I know that the argument will be that it costs more to educate a medical doctor than an engineer, granted, this is true but medical doctors are in high demand in a lot of areas even outside Ghana where the government could arrange with these governments to export medical doctors and nurses for foreign exchange. Look at it this way. If we realize that it costs for instance $70,000 to educate a medical doctor, we can negotiate a program where the doctors can work say 3-5 years based on the salary and get reduced salary while the difference is paid to the government to defray their cost of training. They can then be on their own after that but will still be earning decent salaries in these foreign lands.

The People are leaving after training anyway, we might as well benefit from training them. According to a report in the US by Human resource for health, in 2002, of the 5334 Medical doctors from Sub Saharan Africa practicing in the US, 86% were from Nigeria, Ghana and South Africa. Source: http://www.human-resources-health.com/content/2/1/17 Whether we like it or not they are leaving, and they are going to continue to leave after training, we just have to be smart and get them help while we benefit from it.

It is about time the government got creative and started exporting services instead of relying too heavily on commodities export. Liberia for instance is in dire need of doctors and we can lock in a decent deal now until they get back on their feet in terms of training doctors, nurses, engineers and other professionals. We can export services to Africa and the rest of the world if we do it right.

Our educational system should be well structured to pave way for practical education where people actually pursue careers that are of interest to them and are therefore willing to pursue it both on and off school. This way even when they cannot find jobs in the mainstream they can create their own niche in the field of training. Counselors should be on the high list of priorities of our educational system because many times a lot of the students pursue courses because of prestige associated with it and not because there is demand for it or that they are interested in.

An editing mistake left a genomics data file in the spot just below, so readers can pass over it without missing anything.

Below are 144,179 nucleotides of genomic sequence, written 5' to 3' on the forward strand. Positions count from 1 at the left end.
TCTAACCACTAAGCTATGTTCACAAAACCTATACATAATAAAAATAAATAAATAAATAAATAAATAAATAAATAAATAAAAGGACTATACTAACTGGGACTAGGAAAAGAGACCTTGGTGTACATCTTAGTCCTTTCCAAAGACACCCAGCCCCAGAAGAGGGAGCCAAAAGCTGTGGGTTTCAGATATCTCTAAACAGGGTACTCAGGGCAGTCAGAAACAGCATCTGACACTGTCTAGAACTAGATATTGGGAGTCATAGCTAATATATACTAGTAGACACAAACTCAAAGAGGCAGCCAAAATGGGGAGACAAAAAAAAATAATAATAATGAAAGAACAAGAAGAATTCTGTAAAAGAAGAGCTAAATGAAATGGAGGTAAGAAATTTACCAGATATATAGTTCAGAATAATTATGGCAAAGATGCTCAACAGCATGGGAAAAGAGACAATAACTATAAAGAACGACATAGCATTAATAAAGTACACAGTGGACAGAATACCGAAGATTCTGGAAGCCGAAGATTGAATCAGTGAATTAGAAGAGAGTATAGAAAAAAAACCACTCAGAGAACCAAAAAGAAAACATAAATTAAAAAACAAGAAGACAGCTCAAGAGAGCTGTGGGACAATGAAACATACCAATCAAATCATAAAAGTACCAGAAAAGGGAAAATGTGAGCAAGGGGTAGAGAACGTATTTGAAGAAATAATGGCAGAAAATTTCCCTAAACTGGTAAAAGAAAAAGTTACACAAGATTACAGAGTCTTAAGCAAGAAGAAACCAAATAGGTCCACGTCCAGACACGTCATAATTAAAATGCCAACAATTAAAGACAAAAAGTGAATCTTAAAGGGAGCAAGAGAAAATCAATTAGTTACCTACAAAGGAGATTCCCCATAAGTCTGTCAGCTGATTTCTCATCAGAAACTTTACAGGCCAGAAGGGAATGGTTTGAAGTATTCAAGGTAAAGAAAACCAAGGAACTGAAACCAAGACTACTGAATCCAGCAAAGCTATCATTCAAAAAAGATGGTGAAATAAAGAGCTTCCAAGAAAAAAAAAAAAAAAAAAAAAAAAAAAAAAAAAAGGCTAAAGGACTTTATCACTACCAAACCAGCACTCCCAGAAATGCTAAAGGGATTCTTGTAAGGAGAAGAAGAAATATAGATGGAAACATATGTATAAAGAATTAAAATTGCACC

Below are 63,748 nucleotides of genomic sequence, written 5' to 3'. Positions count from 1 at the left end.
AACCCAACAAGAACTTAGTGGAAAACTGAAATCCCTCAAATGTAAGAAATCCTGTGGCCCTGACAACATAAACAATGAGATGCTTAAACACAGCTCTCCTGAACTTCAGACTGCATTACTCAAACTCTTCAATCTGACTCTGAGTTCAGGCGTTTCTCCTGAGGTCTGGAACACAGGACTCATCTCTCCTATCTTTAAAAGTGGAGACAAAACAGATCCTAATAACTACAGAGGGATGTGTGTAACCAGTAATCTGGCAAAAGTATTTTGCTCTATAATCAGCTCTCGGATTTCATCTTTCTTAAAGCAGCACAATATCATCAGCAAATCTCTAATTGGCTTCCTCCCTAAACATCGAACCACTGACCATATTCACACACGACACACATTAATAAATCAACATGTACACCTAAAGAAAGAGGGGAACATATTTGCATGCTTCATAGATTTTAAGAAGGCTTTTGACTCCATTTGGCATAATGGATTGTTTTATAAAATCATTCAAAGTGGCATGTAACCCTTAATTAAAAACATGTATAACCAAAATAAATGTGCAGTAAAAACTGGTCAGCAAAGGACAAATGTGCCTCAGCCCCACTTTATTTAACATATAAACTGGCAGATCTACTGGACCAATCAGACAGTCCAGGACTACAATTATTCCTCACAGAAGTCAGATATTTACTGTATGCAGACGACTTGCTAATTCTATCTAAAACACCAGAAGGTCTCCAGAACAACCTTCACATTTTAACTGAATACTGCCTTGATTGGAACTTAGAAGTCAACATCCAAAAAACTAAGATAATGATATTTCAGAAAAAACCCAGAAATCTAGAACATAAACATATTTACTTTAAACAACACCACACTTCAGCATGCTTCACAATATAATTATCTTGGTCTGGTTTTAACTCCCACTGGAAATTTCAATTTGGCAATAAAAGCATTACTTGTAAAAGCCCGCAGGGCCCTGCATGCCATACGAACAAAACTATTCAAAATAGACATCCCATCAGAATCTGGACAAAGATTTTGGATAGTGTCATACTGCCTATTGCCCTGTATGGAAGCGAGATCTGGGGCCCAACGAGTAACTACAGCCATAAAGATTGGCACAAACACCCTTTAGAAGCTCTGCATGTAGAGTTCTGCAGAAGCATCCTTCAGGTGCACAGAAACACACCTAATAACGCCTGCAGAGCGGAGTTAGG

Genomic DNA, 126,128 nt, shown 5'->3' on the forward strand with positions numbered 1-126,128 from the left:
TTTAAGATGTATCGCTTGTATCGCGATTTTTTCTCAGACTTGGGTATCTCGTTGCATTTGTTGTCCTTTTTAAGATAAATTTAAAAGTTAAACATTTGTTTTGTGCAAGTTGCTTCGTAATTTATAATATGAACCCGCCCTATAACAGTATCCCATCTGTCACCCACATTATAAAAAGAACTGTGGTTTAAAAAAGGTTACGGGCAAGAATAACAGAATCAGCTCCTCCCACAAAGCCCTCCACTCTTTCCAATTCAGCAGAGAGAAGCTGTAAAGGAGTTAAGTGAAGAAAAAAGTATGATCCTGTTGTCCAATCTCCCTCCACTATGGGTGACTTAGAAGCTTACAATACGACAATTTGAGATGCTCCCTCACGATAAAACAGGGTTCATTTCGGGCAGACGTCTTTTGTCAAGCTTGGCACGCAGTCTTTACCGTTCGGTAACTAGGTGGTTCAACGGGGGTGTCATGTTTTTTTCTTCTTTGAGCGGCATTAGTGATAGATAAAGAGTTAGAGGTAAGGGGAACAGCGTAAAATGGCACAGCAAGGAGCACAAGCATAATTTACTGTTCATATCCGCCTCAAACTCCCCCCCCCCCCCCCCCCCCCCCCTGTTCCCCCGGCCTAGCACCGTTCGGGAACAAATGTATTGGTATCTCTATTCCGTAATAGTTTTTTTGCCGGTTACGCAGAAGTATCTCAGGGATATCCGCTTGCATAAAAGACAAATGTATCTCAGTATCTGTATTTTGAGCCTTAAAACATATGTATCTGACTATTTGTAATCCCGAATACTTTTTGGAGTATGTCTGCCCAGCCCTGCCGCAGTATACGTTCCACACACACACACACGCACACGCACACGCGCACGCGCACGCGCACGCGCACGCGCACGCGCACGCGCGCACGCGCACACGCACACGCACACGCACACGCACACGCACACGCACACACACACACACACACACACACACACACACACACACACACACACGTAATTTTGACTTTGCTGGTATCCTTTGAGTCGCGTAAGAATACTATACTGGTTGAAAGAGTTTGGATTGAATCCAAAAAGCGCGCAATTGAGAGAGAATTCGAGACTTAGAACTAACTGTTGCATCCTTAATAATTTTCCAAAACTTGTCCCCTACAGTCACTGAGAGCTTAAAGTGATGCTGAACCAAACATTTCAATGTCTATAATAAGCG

In Line with this I would like to propose a joint venture relationship between the School of Engineering at the KNUST for instance and the “Kumasi Magazine” where less academically trained engineers are doing wonders when it comes to their trade. This will not only provide practical training for the students and make them readily employable but would unearth entrepreneurial potential in most of the students. The other benefit to the society would be enhanced quality in terms of the products of these tradesmen and make them serious competitors in the market.

I know the powers that be are listening so we will keep the conversation going and as the bible says, we will keep knocking and believe that the doors would be opened.

Kasadiimu Gyekye Amankwah Ghana Institute For Human Development. December 12, 2007

Views expressed by the author(s) do not necessarily reflect those of GhanaHomePage.

Columnist: Amankwah, Kasadiimu Gyekye